Date
18 November 2018
Grindr, an app for “healthy hookups and gay cultural content”, has more than 3.6 million daily active users across the globe. Photo: Internet
Grindr, an app for “healthy hookups and gay cultural content”, has more than 3.6 million daily active users across the globe. Photo: Internet

Gay dating app Grindr ends sharing of users’ HIV data

Gay dating app Grindr had been sharing its users’ private data to two software companies, but later decided to stop sharing information on users’ HIV status, BuzzFeed reports.

Established in 2009, Grindr brands itself as a popular app for “healthy hookups and gay cultural content”. It has more than 3.6 million daily active users across the globe.

The app offers free ads for HIV-testing sites. Last week, it rolled out an optional feature that would remind users to get tested for HIV every three to six months.

Grindr had been sharing users’ HIV status and test dates with Apptimize and Localytics, two software companies that help optimize the app.

Antoine Pultier, a researcher at SINTEF, a Norwegian non-profit research organization, said the HIV information was sent alongside with user’s GPS data, phone number, and email address, so it was able to determine specific users and their HIV status, BuzzFeed said, citing SINTEF’s findings.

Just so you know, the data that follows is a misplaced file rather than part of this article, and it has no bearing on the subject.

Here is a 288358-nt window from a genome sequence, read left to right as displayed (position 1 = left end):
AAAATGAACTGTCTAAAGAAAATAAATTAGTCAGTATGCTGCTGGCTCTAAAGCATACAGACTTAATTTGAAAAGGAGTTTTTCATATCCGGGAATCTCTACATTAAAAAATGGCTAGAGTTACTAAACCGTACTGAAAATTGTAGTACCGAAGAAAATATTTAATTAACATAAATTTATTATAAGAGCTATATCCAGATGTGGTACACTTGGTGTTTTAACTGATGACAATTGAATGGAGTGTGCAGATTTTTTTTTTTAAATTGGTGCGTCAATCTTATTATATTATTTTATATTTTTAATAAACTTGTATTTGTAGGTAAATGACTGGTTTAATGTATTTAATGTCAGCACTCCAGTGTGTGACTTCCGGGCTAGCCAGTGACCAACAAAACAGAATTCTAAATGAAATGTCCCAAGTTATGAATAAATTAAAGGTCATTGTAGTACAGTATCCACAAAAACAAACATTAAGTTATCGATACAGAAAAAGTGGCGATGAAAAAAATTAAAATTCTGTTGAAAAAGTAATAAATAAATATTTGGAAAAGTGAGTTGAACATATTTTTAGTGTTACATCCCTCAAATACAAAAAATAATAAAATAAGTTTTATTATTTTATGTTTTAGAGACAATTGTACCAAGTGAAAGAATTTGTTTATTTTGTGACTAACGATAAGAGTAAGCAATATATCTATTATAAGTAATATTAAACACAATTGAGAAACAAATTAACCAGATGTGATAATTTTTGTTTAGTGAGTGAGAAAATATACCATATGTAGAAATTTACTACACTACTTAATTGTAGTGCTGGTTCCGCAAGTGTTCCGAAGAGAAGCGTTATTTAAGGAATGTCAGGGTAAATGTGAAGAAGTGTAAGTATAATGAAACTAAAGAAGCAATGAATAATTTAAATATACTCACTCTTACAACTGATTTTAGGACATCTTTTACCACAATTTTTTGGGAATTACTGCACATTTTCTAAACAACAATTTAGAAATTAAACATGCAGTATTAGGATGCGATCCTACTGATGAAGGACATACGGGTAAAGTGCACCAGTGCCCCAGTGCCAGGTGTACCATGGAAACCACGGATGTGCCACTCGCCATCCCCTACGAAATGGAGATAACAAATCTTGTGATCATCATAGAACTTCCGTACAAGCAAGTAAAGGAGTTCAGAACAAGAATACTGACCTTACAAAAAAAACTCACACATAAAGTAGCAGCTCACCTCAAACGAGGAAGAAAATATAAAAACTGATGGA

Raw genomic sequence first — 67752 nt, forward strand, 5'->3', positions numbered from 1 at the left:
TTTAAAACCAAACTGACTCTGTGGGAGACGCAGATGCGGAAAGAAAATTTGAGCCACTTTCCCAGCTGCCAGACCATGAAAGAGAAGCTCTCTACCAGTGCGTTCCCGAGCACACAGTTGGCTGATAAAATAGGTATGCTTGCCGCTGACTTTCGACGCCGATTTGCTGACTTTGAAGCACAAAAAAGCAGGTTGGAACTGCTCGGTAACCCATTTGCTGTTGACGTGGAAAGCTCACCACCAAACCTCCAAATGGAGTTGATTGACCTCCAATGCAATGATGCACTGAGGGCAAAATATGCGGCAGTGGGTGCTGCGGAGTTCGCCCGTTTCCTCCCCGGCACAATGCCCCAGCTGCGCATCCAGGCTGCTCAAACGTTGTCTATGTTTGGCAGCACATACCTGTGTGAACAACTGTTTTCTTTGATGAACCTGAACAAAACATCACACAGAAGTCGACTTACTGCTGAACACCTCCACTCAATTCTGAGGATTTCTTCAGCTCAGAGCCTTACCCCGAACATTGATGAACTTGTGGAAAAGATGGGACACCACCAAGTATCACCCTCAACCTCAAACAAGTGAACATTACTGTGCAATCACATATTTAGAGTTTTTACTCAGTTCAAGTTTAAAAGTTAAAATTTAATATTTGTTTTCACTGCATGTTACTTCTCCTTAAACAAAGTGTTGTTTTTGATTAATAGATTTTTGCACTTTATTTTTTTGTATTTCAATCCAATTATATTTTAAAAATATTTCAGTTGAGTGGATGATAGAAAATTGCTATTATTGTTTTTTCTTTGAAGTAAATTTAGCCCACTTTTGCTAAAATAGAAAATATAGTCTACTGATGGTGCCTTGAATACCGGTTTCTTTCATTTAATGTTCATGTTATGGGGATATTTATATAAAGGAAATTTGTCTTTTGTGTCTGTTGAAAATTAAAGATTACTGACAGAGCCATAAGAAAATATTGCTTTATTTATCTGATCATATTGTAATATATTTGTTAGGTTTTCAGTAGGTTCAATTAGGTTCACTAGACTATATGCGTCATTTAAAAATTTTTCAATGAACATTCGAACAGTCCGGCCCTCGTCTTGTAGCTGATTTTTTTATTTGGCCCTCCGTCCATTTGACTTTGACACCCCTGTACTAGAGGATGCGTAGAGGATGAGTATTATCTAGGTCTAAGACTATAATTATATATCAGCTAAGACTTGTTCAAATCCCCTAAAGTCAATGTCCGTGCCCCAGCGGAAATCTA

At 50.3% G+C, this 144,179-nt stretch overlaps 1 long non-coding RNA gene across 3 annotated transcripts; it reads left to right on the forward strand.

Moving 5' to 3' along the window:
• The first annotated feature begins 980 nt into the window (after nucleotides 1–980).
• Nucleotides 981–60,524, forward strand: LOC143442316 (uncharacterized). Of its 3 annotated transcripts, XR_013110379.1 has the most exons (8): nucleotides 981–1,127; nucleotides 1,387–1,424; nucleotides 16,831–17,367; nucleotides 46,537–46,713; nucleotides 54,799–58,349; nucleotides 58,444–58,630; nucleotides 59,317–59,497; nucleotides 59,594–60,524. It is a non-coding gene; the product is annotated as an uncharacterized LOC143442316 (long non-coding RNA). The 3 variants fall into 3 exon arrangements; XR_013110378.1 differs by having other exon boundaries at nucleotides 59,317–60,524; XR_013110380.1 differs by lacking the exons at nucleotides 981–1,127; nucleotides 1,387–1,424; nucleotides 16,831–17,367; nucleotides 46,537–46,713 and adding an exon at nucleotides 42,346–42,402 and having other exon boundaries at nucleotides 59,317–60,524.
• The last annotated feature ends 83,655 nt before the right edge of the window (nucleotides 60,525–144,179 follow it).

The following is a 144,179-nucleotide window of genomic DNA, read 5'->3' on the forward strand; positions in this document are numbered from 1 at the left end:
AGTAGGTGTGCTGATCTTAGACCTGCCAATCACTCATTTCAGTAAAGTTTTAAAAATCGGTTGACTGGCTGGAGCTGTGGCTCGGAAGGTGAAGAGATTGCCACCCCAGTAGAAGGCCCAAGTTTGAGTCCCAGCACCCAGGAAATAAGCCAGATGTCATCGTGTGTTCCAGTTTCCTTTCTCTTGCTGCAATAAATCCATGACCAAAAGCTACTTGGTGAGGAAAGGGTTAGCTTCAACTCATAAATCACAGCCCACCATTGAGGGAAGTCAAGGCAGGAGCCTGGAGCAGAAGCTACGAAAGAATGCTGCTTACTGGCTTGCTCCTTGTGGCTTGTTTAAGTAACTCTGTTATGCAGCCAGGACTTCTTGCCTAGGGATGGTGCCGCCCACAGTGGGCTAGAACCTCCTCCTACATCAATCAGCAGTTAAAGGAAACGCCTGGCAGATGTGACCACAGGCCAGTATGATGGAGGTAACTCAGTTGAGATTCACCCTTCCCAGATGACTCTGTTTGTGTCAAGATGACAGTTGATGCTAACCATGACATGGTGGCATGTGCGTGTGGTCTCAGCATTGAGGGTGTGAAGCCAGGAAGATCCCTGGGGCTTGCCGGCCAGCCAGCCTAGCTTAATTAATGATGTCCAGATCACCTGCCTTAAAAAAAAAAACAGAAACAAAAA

The independent Norwegian research organization was commissioned to produce a report on the findings by Swedish public broadcaster SVT, which first released the findings.

Grindr chief technology officer Scott Chen said in a statement that “thousands of companies” use the two companies and sharing information with those software companies is “standard practice in the mobile app ecosystem”.

“No Grindr user information is sold to third parties,” Chen stressed.

Chen also said the limited information shared with the software companies is carried out under “strict contractual terms” which offer the “highest level of confidentiality, data security, and user privacy”.

Users should “carefully consider” what information to provide in their profile, Bloomberg quoted Chen as saying in the statement.

However, hours after BuzzFeed came out with the report, Grindr put an end to its policy of sharing users’ HIV status with other companies, The Verge said, citing an Axios report.

Grindr’s head of security Bryce Case said he felt the company was being “unfairly… singled out”, noting that is practices didn’t depart from the industry norm.

This article appeared in the Hong Kong Economic Journal on April 4

Translation by Jonathan Chong additional reporting

[Chinese version 中文版]

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Hong Kong Economic Journal

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